The Stimulus Plan was signed into law by President Obama. It contains a new tax credit for first-time homebuyers. Essentially, first-time homebuyers within certain income limits who purchase a home in 2009 before December 1, 2009 will receive a tax credit of up to $8,000. The program is similar to the $7,500 tax credit which applied to home purchases made in 2008 after April 9. A comparison of the two credit programs is outlined below.

While the Stimulus Plan was still being debated, the Senate version originally included a $15,000 tax credit for all homebuyers. To lower the cost of the Stimulus Plan, the final version of the Plan contained this smaller tax credit, and this tax credit is applicable only to first-time homebuyers

To qualify as a first-time home buyer as defined in the programs, the purchaser (and the purchaser’s spouse) may not have owned a home in the three years prior to the purchase date of the home. Single family homes qualify for the program. The home must be the primary residence.
 
Both tax credits are subject to the same adjusted gross income limitations (full credit for AGI less than $75,000 single/$150,000 joint, phased out for AGI up to $95,000 single/ $170,000 joint).
 
The amount for either credit is the lesser of 10% of the home purchase price or $7,500 or $8,000, as applicable.
While a purchaser still owns the home, the $7,500 credit must be repaid in equal payments over a period of 15 years, starting with the 2010 tax filing. The $8,000 credit will not need to be repaid. Again, the $7,500 credit needs to be repaid, while the $8,000 credit does not!
 
Upon sale of the home, any portion of the $7,500 credit not yet repaid is due in full.  No portion of the $8,000 credit is due upon sale of the home, if the home is owned for more than three years.  If the home is sold within the first three years, the full amount of the credit is due upon sale.
 
The $7,500 credit was not available to any purchaser utilizing state/local revenue bond money to help finance the home purchase.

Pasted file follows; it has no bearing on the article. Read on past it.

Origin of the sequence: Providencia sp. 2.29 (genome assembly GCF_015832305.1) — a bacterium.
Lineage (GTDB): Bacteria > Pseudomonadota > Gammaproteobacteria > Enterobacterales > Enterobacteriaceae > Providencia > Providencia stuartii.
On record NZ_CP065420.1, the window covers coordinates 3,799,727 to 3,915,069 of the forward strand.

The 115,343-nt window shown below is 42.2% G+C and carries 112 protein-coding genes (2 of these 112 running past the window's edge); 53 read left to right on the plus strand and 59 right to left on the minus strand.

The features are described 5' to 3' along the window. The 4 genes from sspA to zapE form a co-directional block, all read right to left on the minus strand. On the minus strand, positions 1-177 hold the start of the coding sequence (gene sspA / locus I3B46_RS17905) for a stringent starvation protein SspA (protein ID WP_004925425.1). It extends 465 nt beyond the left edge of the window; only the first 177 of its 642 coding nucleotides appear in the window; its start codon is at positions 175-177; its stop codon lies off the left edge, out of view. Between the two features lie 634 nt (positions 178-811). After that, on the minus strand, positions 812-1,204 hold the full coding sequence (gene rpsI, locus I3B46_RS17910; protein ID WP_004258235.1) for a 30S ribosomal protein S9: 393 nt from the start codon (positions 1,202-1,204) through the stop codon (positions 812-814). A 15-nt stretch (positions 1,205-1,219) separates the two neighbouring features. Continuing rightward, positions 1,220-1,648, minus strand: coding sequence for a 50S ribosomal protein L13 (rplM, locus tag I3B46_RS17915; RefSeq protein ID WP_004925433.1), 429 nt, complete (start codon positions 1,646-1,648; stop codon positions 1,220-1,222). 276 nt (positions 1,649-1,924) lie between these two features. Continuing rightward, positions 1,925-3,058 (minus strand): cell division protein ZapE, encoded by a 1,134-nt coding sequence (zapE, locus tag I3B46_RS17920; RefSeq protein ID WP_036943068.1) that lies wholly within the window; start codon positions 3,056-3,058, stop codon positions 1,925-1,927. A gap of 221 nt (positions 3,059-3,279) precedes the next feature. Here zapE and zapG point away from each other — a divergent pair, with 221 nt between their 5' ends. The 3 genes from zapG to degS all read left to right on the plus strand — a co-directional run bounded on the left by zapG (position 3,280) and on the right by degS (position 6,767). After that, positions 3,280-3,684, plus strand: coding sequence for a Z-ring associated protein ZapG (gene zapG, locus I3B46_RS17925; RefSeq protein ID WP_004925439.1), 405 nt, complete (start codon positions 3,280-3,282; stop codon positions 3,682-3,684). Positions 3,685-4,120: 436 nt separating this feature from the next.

There is no such restriction on the $8,000 credit.
 
Under both the $7,500 and the $8,000 programs, the credit will be claimed on the purchaser’s income taxes. Any amount in excess of taxes owed will be refunded to the purchaser.
 
Additional information about the tax credit can be found on the websites of the National Association of Realtors (www.realtor.org) and the National Association of Home Builders
http://www.nahb.org .  You also may want to check out the website recovery.gov

*The above information was received from:

Jay Mitchell, Mortgage Planner FIMC . Phone: 678-413-3222/ Fax:770-929-3461. Be sure to view his website:

Jay@LoansByJay.com
www.LoansByJay.com

Home Buyer Tax Credit: How It Works

First-time homebuyers in 2008 can take an income-tax credit on their purchase, thanks to passage in Congress earlier this year of the first-time home buyer tax credit.

The definition of first-time homebuyer is generous. To get the credit, the homebuyer cannot have owned a home in the previous three years. The home must be a principal residence and purchased between April 9, 2008 and July 1, 2009.

The credit is equal to 10 percent of the purchase price, up to $7,500. Single taxpayers with modified adjusted gross income up to $75,000 and couples with MAGI up to $150,000 will qualify for full credit. Singles with MAGI up to $95,000 and couples with MAGI up to $170,000 will get a reduced amount. Those with higher incomes don’t qualify.

If the amount of tax a homebuyer owes is less than the amount of the credit, they get to keep the difference in the form of an IRS refund.

The homebuyer must begin to repay the credit in two years in increments of about $500 a year over a 15-year period for those who received the full credit

Homebuyers who sell their home before the credit is repaid must pay off the loan with any profits. If they sell the home at a loss, the loan is forgiven.

[Editor’s Note: The credit is set to expire in mid-2009, although industry groups, including the NATIONAL ASSOCIATION OF REALTORS®, are encouraging Congress to extend it. NAR is also encouraging Congress to make the credit available to all buyers and to eliminate the repayment requirement. More detail on how the credit works is available from NAR on REALTOR.org.]

Source: Chicago Tribune, Mary Umberger